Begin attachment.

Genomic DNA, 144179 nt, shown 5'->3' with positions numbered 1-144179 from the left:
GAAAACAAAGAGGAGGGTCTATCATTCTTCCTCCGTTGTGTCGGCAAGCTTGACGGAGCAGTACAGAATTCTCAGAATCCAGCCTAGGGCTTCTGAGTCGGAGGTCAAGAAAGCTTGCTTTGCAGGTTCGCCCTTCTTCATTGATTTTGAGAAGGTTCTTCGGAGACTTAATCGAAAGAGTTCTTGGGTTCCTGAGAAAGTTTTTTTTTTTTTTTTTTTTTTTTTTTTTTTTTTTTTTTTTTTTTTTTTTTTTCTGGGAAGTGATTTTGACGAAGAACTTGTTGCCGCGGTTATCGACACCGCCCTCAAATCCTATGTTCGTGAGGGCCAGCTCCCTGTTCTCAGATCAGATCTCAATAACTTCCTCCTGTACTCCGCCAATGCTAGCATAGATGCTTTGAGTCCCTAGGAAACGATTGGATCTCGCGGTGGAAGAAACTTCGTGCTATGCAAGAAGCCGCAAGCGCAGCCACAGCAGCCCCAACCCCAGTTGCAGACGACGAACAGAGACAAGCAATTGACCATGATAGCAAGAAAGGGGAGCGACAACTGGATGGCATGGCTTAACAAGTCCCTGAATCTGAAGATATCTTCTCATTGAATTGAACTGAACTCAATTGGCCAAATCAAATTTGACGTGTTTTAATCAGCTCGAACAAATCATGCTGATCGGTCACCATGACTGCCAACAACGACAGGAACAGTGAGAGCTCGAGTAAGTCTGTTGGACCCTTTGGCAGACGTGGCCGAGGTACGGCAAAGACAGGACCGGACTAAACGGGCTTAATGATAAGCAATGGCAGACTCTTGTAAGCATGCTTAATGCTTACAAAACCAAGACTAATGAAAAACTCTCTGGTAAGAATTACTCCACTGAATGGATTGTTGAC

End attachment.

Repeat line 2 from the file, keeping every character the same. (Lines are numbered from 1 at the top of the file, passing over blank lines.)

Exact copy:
GAAAACAAAGAGGAGGGTCTATCATTCTTCCTCCGTTGTGTCGGCAAGCTTGACGGAGCAGTACAGAATTCTCAGAATCCAGCCTAGGGCTTCTGAGTCGGAGGTCAAGAAAGCTTGCTTTGCAGGTTCGCCCTTCTTCATTGATTTTGAGAAGGTTCTTCGGAGACTTAATCGAAAGAGTTCTTGGGTTCCTGAGAAAGTTTTTTTTTTTTTTTTTTTTTTTTTTTTTTTTTTTTTTTTTTTTTTTTTTTTTCTGGGAAGTGATTTTGACGAAGAACTTGTTGCCGCGGTTATCGACACCGCCCTCAAATCCTATGTTCGTGAGGGCCAGCTCCCTGTTCTCAGATCAGATCTCAATAACTTCCTCCTGTACTCCGCCAATGCTAGCATAGATGCTTTGAGTCCCTAGGAAACGATTGGATCTCGCGGTGGAAGAAACTTCGTGCTATGCAAGAAGCCGCAAGCGCAGCCACAGCAGCCCCAACCCCAGTTGCAGACGACGAACAGAGACAAGCAATTGACCATGATAGCAAGAAAGGGGAGCGACAACTGGATGGCATGGCTTAACAAGTCCCTGAATCTGAAGATATCTTCTCATTGAATTGAACTGAACTCAATTGGCCAAATCAAATTTGACGTGTTTTAATCAGCTCGAACAAATCATGCTGATCGGTCACCATGACTGCCAACAACGACAGGAACAGTGAGAGCTCGAGTAAGTCTGTTGGACCCTTTGGCAGACGTGGCCGAGGTACGGCAAAGACAGGACCGGACTAAACGGGCTTAATGATAAGCAATGGCAGACTCTTGTAAGCATGCTTAATGCTTACAAAACCAAGACTAATGAAAAACTCTCTGGTAAGAATTACTCCACTGAATGGATTGTTGAC